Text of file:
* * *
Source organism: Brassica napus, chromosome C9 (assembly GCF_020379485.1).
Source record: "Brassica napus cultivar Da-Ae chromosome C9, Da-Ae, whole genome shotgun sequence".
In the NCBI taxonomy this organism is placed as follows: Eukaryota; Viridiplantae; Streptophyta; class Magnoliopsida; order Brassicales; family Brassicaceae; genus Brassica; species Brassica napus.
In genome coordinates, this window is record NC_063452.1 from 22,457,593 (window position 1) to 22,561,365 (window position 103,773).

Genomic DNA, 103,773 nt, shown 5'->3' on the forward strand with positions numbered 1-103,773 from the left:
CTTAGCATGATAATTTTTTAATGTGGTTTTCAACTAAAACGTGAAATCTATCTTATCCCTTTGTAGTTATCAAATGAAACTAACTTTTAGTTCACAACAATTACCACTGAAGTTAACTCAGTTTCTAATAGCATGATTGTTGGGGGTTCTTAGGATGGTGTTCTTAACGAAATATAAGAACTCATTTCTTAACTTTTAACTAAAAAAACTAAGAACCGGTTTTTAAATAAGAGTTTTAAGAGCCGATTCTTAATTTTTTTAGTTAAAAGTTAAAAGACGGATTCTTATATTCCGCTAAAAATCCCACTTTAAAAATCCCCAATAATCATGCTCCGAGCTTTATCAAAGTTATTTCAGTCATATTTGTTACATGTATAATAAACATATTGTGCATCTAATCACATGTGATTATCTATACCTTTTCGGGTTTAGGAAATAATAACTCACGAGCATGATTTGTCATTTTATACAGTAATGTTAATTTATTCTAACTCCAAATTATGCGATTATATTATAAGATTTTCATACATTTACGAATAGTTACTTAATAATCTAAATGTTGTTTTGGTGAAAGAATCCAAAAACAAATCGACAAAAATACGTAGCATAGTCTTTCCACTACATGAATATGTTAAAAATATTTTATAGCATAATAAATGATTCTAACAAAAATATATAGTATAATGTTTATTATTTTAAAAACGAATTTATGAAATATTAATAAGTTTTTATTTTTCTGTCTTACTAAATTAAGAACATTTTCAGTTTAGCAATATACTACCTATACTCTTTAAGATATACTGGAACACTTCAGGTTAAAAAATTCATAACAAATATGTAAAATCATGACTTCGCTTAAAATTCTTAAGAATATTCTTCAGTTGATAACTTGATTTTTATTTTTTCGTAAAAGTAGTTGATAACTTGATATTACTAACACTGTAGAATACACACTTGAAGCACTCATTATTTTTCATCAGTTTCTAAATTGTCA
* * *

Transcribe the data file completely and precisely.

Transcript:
Source organism: Brassica napus, chromosome C9 (assembly GCF_020379485.1).
Source record: "Brassica napus cultivar Da-Ae chromosome C9, Da-Ae, whole genome shotgun sequence".
In the NCBI taxonomy this organism is placed as follows: Eukaryota; Viridiplantae; Streptophyta; class Magnoliopsida; order Brassicales; family Brassicaceae; genus Brassica; species Brassica napus.
In genome coordinates, this window is record NC_063452.1 from 22,457,593 (window position 1) to 22,561,365 (window position 103,773).

Genomic DNA, 103,773 nt, shown 5'->3' on the forward strand with positions numbered 1-103,773 from the left:
CTTAGCATGATAATTTTTTAATGTGGTTTTCAACTAAAACGTGAAATCTATCTTATCCCTTTGTAGTTATCAAATGAAACTAACTTTTAGTTCACAACAATTACCACTGAAGTTAACTCAGTTTCTAATAGCATGATTGTTGGGGGTTCTTAGGATGGTGTTCTTAACGAAATATAAGAACTCATTTCTTAACTTTTAACTAAAAAAACTAAGAACCGGTTTTTAAATAAGAGTTTTAAGAGCCGATTCTTAATTTTTTTAGTTAAAAGTTAAAAGACGGATTCTTATATTCCGCTAAAAATCCCACTTTAAAAATCCCCAATAATCATGCTCCGAGCTTTATCAAAGTTATTTCAGTCATATTTGTTACATGTATAATAAACATATTGTGCATCTAATCACATGTGATTATCTATACCTTTTCGGGTTTAGGAAATAATAACTCACGAGCATGATTTGTCATTTTATACAGTAATGTTAATTTATTCTAACTCCAAATTATGCGATTATATTATAAGATTTTCATACATTTACGAATAGTTACTTAATAATCTAAATGTTGTTTTGGTGAAAGAATCCAAAAACAAATCGACAAAAATACGTAGCATAGTCTTTCCACTACATGAATATGTTAAAAATATTTTATAGCATAATAAATGATTCTAACAAAAATATATAGTATAATGTTTATTATTTTAAAAACGAATTTATGAAATATTAATAAGTTTTTATTTTTCTGTCTTACTAAATTAAGAACATTTTCAGTTTAGCAATATACTACCTATACTCTTTAAGATATACTGGAACACTTCAGGTTAAAAAATTCATAACAAATATGTAAAATCATGACTTCGCTTAAAATTCTTAAGAATATTCTTCAGTTGATAACTTGATTTTTATTTTTTCGTAAAAGTAGTTGATAACTTGATATTACTAACACTGTAGAATACACACTTGAAGCACTCATTATTTTTCATCAGTTTCTAAATTGTCA